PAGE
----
Use this URL to cite or link to this record in EThOS: https://ethos.bl.uk/OrderDetails.do?uin=uk.bl.ethos.787738
Title: Associations between physical activity, pain, injuries and joint loading in children, and how these factors may affect recommendations regarding the type of physical activity that children should perform whilst taking environmental and personal barriers into consideration
Author: de Aguiar Greca, João Paulo
ISNI:       0000 0004 7972 8482
Awarding Body: Brunel University London
Current Institution: Brunel University
Date of Award: 2019
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Abstract:
Physical activity recommendations advise children to engage in weight bearing activities to optimise bone health. However, in certain populations, e.g. children with overweight and obesity, weight bearing activities may lead to increased joint loading and consequently, lower limb pain. Cycling, as a non-weight bearing activity, may generate less joint loading and potentially less pain than weight bearing activities. Understanding the interactions between joint loading, pain and activity may help to make recommendations regarding physical activity for children. However, even if cycling is favourable to weight bearing activity in terms of joint loading and pain, other barriers to participation in cycling, such as the environmental and personal factors, may exist. Therefore, the overall goal of this thesis was to investigate associations between physical activity, pain, injuries and, joint loading in children, and how these factors may affect recommendations regarding the type of physical activity that children should perform whilst taking environmental and personal barriers into consideration. The thesis used a multimethod research design with a QUAN → qual combination and a deductive theoretical drive. Findings indicated that there is no evidence that moderate physical activity and vigorous physical activity, respectively, are associated with pain and injuries in children. Findings also indicated that, at similar physiological loads, joint loading is less during cycling than during walking among children, but there is no difference in pain between walking and cycling. Lastly, barriers such as parental concerns regarding safety, limited resources, the environment including traffic and weather, and lack of infrastructure prevent children from using a bicycle to actively commute. Together, these findings provide information to support health professionals when making physical activity recommendations for children. While cycling may be more suitable than weight bearing activities for some children because of reduced joint loading, environmental and personal barriers to cycling should be considered when making recommendations.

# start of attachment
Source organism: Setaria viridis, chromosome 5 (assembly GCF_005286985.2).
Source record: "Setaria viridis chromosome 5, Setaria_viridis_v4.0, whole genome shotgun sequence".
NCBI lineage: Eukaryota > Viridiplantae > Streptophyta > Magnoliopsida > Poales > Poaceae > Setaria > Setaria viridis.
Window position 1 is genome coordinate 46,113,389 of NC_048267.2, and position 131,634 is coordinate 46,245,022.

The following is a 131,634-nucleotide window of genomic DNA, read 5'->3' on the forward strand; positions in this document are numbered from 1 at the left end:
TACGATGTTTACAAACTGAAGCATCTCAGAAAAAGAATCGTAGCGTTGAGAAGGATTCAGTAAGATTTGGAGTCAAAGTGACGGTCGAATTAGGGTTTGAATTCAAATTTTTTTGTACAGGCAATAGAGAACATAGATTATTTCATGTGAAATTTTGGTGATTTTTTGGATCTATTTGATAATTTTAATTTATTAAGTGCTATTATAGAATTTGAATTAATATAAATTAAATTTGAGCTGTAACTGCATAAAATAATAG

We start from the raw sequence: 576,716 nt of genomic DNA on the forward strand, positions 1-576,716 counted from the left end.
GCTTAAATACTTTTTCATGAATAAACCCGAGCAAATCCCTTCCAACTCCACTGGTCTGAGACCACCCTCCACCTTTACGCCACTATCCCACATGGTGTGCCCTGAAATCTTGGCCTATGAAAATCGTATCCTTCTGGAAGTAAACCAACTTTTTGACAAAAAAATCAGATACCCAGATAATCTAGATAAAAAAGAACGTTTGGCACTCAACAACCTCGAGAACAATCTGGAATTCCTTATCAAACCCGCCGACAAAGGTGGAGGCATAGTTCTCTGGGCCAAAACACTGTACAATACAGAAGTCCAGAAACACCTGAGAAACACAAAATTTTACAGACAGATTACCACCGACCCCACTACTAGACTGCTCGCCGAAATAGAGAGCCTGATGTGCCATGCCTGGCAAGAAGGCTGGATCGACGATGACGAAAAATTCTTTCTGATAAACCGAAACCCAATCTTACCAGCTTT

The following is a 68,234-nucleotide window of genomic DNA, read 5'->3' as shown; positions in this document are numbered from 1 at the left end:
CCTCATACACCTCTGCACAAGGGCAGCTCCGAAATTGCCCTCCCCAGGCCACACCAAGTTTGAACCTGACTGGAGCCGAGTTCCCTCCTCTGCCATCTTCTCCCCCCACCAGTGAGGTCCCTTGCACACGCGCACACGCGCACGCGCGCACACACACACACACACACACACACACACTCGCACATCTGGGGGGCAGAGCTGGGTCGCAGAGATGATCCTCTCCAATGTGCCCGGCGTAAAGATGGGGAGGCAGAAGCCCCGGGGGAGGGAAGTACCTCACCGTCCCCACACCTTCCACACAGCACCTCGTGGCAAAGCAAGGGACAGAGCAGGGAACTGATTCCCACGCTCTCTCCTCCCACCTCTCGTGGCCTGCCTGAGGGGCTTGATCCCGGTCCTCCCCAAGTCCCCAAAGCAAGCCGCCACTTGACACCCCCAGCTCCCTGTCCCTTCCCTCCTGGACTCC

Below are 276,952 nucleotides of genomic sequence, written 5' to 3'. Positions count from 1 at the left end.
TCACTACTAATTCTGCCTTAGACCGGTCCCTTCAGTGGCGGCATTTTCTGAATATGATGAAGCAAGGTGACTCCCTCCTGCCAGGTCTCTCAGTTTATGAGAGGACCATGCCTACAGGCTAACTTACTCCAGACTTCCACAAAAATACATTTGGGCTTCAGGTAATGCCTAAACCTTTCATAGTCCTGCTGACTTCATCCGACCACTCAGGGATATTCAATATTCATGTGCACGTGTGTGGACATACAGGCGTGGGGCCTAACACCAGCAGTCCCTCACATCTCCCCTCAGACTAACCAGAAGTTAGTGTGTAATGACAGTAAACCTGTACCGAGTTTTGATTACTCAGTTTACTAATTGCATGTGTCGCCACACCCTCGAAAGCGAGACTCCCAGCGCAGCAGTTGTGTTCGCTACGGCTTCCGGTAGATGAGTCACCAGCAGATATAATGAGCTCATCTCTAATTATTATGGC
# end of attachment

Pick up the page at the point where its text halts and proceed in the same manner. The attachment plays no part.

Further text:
Supervisor: Gonzalez-Alonso, J. ; Ryan, J. Sponsor: Not available
Qualification Name: Thesis (Ph.D.) Qualification Level: Doctoral
EThOS ID: uk.bl.ethos.787738  DOI: Not available
Keywords: Exercise ; Reaction forces ; Cycling ; Active commuting ; Multimethod research design
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